I smiled. “No offense meant,” I said.
Stomp took the conversation right back to the point. “Tell me, Doc. Did those what come with the Kid say anything about where they was headed?”
The doctor shook his head. “Not that I heard. One of them, a tall young man with dark curly hair, gave me two double eagles. ‘Take care of the Kid, Doc,’ he said. ‘He promised to have a drink with us at the King’s Palace.’ That’s all I heard.”
The doctor saw us to the door.
Stomp jammed his hat back on his head, four square. “Thanks just the same, Doc. Sorry to bother you.”
“Good night, gentlemen.” He closed the door.
Stomp said nothing as we walked. Then, “The curly haired one. That’s got to be Nate. Always did stand by his friends.” It sounded like he was talking to himself.
“Guess we hit the Coronado Trail,” he said.
“You ever heard of the King’s Palace?”
“It’s King Fisher’s place in El Paso. You ask me, those yahoos are crossing the malpais. Short cut to Mexico.”
Stomp heaved a sigh. “Time’s come to ride hard, Ness. Let’s go.”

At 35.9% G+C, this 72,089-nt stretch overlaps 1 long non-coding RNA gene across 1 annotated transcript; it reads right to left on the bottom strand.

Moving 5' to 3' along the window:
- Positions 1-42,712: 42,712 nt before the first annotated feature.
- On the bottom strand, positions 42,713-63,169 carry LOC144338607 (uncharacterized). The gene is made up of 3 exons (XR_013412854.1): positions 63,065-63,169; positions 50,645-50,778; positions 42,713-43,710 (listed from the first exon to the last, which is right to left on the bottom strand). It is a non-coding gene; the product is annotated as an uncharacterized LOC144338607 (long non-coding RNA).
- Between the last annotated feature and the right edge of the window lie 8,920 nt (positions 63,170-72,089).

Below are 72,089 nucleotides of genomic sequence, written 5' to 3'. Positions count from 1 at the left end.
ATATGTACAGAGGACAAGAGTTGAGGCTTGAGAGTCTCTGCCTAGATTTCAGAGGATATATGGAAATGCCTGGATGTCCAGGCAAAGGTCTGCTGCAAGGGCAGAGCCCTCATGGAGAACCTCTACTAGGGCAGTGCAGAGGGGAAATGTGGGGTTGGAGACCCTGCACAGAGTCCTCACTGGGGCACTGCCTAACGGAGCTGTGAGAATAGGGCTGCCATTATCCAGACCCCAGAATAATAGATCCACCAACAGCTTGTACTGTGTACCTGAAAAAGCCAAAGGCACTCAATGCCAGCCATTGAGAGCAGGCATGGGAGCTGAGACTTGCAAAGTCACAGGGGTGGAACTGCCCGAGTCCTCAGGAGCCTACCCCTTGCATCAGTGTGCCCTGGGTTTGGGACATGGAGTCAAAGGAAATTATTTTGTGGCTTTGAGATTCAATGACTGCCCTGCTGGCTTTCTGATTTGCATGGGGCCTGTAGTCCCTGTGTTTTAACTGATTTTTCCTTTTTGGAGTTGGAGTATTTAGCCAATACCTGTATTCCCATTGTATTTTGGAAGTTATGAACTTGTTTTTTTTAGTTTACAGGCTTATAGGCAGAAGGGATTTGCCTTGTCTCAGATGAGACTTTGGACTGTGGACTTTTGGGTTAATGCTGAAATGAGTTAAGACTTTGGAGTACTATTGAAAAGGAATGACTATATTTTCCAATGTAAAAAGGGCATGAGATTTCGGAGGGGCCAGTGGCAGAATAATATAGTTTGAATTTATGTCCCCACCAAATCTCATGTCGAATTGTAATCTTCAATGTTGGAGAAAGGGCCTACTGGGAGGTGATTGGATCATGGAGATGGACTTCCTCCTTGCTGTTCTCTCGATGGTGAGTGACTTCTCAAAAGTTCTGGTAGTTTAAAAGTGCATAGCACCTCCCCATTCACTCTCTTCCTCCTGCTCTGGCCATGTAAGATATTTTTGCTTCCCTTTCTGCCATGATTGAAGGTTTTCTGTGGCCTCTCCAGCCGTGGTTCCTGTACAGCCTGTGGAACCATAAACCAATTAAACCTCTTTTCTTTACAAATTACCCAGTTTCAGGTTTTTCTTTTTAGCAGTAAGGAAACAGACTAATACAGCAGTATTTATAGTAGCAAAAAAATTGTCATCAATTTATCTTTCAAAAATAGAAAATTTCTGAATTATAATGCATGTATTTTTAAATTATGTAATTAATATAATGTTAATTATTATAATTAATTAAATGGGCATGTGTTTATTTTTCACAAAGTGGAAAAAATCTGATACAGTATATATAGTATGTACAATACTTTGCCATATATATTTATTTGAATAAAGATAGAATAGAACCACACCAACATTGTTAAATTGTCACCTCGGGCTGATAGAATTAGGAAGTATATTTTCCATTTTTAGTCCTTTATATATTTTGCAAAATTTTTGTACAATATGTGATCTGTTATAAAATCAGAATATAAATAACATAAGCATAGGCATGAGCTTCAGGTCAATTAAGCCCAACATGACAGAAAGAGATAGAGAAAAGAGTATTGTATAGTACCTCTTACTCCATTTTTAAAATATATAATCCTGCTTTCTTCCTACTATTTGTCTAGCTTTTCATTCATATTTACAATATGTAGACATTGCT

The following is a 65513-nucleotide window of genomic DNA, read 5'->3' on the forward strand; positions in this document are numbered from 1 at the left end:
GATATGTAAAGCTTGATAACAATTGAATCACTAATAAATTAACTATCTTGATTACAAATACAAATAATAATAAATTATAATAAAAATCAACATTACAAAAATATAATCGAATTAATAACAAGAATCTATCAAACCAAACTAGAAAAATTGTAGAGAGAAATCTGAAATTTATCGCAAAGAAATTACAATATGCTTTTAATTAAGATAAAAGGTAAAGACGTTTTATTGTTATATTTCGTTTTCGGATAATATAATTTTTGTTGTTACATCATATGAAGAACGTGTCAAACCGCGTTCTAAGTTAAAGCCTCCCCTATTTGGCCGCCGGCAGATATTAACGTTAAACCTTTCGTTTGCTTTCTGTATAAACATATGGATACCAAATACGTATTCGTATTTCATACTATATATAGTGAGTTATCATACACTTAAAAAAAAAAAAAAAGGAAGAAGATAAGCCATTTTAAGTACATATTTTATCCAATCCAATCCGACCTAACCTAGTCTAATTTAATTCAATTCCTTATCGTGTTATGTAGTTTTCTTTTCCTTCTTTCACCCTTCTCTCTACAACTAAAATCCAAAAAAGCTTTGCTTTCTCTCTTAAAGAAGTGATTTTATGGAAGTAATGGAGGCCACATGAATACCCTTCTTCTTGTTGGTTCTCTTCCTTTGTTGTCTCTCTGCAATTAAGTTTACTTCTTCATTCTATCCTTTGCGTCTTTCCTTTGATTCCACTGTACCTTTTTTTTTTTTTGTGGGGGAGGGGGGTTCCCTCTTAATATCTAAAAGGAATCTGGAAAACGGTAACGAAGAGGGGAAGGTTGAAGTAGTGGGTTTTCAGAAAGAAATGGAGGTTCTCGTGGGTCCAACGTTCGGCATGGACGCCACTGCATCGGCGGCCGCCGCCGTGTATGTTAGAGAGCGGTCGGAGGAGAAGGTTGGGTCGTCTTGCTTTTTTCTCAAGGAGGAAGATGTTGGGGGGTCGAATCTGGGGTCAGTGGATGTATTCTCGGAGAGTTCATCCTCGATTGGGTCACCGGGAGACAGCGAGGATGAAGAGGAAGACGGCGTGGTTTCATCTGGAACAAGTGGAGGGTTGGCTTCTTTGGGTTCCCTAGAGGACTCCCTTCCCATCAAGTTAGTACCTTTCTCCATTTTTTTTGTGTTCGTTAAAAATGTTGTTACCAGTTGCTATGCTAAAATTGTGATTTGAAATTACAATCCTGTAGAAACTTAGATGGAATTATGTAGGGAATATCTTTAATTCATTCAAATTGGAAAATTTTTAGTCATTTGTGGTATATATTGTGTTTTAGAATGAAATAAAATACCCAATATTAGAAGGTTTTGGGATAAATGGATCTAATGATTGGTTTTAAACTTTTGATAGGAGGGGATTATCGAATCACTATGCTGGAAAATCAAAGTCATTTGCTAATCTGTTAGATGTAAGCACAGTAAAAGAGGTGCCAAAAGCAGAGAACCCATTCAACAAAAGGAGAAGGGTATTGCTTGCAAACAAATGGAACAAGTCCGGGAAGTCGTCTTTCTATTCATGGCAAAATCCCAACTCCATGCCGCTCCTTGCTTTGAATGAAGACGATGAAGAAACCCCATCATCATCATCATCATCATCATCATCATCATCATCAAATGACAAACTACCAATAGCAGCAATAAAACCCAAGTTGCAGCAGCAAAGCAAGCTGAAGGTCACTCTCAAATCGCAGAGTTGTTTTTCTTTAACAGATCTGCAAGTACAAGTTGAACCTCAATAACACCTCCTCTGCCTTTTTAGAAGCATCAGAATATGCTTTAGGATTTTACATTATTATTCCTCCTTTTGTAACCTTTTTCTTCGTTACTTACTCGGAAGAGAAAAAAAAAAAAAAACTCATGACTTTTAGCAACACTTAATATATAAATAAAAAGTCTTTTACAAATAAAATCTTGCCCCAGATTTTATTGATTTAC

We stopped at the livery stable long enough to get two more horses on U.S. government vouchers, a long-legged bay and a hefty dappled sorrel. We trailed our own horses behind us and rode the fresh mounts. Without even stopping at the Red Hen for supper, we hit the trail south, heading into the malpais badlands.
The way through the badlands is a chancy thing. There’s water if you know where to look, and lava bubbles that can swallow you whole, if your horse steps in the wrong place. The moon was out so we could see. We loped the horses when we could, kept them in a single-foot when we couldn’t. Stomp was dead set on catching up with Nate’s gang before they made El Paso.
At dawn, we stopped long enough to switch saddles, me to my dun and Stomp back to the paint. Then we brewed coffee over a hatful of fire, drank it down, killed the flames with the dregs, and rode on.